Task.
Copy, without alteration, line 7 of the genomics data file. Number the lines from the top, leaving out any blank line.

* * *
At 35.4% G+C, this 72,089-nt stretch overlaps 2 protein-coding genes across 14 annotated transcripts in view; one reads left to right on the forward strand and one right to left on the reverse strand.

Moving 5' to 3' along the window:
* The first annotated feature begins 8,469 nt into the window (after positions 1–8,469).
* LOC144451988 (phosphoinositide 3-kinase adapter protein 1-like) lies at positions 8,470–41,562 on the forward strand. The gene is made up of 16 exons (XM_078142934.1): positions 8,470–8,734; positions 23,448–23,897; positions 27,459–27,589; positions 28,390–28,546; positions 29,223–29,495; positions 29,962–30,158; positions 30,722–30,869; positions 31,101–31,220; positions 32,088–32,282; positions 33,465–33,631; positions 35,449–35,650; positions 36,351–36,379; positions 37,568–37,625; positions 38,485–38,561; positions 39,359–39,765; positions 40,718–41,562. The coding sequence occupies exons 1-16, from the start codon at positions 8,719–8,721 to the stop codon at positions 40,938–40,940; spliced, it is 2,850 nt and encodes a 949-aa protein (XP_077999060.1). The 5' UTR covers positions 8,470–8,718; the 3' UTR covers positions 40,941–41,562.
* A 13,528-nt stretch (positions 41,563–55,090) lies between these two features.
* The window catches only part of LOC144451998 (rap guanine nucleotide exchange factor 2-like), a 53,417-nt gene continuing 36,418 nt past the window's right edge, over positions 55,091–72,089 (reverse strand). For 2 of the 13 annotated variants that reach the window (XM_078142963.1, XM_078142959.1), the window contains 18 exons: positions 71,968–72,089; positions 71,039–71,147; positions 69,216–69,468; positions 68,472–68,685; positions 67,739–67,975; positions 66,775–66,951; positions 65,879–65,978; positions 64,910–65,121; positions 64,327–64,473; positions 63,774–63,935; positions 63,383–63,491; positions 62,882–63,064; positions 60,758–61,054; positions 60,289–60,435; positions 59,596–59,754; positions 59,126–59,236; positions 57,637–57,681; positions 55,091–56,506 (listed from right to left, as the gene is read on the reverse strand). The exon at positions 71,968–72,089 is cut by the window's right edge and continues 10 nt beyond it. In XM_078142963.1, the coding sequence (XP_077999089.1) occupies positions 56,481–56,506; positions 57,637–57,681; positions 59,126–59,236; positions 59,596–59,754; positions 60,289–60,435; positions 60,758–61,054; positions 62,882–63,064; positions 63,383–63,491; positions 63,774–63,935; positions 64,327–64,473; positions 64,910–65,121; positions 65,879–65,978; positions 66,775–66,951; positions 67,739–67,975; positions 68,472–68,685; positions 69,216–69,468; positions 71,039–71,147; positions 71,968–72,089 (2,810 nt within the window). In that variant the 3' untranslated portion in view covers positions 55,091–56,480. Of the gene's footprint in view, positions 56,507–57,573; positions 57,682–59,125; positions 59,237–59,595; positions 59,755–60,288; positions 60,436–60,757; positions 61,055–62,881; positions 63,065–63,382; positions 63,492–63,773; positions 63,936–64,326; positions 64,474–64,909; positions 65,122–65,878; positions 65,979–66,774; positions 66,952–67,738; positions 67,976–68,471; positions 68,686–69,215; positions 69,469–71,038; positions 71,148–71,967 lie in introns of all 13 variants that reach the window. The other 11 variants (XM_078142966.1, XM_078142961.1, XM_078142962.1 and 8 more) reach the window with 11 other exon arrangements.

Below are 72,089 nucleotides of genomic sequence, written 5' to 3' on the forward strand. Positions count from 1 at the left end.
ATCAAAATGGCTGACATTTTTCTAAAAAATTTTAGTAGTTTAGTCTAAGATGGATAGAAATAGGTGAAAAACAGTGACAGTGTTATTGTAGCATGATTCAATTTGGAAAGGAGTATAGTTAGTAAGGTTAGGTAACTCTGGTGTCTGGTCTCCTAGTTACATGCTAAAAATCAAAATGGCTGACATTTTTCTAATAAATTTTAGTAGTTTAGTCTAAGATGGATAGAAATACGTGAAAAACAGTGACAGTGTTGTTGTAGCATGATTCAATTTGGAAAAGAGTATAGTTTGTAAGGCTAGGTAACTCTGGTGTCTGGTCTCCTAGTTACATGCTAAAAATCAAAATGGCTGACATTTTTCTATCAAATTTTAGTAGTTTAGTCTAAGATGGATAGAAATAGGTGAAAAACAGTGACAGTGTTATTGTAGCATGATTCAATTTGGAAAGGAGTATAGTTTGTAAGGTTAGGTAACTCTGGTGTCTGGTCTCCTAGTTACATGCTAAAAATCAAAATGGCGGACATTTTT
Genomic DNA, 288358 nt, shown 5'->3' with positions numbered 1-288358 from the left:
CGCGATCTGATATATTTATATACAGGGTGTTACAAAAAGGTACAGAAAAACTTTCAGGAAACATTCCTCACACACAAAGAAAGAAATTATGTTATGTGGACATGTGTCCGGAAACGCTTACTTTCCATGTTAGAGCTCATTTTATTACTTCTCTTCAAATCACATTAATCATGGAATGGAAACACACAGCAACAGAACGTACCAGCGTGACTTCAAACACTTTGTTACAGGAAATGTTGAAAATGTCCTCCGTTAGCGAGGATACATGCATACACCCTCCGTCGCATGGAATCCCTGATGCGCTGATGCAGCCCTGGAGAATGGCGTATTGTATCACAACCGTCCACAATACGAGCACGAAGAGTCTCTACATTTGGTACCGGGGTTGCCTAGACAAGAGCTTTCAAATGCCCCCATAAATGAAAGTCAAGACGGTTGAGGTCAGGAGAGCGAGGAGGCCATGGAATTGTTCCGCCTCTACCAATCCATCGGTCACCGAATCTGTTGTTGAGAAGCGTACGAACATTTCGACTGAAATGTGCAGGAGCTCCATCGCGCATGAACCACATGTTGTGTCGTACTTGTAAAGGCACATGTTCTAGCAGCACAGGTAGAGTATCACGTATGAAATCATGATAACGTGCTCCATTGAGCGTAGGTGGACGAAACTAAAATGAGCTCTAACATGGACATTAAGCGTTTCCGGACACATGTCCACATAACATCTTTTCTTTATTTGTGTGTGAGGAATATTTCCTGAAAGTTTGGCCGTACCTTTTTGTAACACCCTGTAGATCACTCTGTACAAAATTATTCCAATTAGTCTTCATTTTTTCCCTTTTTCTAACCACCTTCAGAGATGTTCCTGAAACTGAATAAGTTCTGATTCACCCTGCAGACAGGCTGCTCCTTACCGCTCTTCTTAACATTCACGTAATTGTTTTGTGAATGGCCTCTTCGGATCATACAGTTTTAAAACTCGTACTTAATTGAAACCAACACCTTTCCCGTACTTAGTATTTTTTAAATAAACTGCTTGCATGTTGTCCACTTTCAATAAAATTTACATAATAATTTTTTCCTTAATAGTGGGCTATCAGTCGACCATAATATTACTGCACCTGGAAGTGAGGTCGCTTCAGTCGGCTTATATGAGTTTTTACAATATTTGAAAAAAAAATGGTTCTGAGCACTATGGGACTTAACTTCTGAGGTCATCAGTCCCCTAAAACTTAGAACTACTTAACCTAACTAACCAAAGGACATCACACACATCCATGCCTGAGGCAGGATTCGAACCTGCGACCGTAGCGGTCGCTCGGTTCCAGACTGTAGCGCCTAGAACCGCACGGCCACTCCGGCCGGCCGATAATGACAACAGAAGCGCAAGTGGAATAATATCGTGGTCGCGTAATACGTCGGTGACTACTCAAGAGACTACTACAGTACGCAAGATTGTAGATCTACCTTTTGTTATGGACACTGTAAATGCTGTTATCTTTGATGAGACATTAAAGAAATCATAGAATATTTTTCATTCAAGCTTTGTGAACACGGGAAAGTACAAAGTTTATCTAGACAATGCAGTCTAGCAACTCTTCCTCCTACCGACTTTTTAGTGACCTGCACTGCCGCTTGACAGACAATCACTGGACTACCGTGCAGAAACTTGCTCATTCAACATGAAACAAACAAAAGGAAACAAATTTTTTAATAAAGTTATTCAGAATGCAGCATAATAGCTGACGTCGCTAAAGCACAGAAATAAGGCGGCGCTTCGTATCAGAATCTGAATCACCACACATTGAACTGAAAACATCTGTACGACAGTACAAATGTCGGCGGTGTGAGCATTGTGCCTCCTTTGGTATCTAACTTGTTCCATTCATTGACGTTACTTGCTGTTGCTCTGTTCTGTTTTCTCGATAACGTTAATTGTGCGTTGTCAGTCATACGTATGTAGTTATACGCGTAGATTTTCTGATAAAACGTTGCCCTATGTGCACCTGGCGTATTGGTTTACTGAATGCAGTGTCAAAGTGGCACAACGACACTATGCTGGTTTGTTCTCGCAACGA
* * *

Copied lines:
Below are 72,089 nucleotides of genomic sequence, written 5' to 3' on the forward strand. Positions count from 1 at the left end.